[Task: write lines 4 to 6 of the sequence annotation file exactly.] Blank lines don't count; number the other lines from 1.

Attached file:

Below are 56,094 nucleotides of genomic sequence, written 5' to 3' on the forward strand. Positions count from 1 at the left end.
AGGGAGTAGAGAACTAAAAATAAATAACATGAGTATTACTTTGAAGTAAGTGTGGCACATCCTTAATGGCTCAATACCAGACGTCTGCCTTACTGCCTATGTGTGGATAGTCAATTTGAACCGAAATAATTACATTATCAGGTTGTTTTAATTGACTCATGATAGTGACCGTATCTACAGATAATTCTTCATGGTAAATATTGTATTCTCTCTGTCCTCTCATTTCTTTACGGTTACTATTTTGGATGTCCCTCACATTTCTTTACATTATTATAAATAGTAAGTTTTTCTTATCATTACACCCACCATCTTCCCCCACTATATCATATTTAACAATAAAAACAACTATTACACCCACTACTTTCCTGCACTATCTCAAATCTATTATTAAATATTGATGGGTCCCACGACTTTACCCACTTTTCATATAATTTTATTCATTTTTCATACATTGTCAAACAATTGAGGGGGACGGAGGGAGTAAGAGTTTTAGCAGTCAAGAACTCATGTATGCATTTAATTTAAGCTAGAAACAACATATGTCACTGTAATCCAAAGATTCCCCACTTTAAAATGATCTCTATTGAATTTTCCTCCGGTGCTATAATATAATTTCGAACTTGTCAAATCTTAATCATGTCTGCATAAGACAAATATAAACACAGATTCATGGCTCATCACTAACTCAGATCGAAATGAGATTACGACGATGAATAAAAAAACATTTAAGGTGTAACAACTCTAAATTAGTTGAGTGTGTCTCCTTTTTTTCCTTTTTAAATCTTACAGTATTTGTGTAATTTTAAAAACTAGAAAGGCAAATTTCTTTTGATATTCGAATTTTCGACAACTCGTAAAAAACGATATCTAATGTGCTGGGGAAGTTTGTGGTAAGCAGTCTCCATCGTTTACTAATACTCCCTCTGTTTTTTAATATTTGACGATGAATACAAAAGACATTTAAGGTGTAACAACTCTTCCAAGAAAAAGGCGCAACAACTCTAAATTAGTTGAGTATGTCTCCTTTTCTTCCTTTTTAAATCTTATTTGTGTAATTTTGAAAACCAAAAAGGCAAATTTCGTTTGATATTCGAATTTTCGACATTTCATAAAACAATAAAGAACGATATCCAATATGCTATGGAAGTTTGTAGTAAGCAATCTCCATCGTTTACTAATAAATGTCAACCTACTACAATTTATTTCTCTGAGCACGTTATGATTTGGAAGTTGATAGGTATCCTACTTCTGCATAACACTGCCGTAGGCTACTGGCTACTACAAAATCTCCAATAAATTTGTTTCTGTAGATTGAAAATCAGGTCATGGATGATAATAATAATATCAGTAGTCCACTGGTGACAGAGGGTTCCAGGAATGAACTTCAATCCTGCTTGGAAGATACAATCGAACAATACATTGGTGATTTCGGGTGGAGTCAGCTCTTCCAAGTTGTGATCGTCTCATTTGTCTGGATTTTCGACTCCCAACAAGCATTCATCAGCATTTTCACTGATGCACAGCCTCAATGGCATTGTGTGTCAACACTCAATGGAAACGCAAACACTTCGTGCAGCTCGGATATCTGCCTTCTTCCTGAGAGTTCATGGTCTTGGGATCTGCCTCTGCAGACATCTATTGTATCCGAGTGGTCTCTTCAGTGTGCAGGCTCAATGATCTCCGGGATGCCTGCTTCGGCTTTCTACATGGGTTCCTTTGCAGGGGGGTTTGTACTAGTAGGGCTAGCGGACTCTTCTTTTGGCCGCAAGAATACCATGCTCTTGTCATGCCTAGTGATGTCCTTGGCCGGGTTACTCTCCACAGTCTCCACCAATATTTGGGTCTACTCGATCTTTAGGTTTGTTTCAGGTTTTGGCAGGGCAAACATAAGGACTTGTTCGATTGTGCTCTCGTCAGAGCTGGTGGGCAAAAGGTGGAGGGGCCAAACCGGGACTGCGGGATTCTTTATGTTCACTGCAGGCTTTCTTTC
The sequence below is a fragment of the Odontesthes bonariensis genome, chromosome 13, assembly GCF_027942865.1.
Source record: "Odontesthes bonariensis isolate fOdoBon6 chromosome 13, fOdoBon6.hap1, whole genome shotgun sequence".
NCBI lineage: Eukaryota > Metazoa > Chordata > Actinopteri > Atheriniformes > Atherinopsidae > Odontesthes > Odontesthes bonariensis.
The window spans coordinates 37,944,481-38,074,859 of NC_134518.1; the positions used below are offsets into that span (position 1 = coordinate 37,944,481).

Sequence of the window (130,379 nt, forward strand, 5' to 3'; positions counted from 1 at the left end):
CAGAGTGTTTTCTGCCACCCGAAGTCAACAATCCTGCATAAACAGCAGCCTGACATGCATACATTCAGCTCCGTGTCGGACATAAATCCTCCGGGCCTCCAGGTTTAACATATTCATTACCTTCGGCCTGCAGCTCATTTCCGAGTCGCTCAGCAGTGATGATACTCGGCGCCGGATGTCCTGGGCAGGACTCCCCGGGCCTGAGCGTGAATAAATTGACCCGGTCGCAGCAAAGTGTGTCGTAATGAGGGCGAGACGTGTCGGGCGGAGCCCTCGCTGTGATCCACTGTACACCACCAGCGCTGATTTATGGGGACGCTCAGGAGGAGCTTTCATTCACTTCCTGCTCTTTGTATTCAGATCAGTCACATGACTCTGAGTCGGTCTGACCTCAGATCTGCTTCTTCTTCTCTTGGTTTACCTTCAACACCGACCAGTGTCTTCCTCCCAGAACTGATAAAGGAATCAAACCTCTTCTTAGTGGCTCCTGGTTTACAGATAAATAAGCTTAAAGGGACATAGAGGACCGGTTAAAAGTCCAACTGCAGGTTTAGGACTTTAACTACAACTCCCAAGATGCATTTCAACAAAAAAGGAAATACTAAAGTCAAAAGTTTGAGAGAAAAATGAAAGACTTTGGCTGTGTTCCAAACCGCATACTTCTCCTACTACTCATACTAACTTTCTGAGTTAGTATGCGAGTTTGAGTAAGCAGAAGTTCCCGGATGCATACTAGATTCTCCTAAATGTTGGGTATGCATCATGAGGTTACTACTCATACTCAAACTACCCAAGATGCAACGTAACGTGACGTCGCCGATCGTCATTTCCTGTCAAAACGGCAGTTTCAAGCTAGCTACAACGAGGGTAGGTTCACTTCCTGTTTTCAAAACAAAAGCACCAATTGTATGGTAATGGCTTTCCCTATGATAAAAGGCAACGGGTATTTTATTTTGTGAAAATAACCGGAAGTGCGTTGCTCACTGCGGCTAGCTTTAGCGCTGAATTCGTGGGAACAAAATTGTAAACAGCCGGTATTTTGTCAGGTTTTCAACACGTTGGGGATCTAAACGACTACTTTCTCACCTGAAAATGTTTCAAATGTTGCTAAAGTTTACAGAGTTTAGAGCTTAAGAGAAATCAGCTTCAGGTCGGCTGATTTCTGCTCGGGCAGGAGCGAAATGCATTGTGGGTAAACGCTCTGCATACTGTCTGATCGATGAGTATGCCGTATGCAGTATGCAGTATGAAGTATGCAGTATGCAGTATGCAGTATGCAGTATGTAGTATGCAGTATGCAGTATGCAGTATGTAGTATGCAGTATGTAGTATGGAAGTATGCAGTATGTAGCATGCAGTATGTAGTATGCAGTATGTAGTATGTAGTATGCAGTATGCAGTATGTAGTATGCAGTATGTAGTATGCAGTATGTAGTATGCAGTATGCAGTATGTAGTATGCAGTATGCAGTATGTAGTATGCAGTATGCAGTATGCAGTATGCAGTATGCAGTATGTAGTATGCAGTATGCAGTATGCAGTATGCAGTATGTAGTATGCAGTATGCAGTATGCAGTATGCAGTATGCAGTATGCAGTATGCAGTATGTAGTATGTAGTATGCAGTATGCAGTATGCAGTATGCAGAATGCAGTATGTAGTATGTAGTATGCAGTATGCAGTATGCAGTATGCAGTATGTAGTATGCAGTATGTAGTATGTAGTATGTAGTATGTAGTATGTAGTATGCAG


Source record: "Odontesthes bonariensis isolate fOdoBon6 chromosome 13, fOdoBon6.hap1, whole genome shotgun sequence".
NCBI lineage: Eukaryota > Metazoa > Chordata > Actinopteri > Atheriniformes > Atherinopsidae > Odontesthes > Odontesthes bonariensis.
The window spans coordinates 37,944,481-38,074,859 of NC_134518.1; the positions used below are offsets into that span (position 1 = coordinate 37,944,481).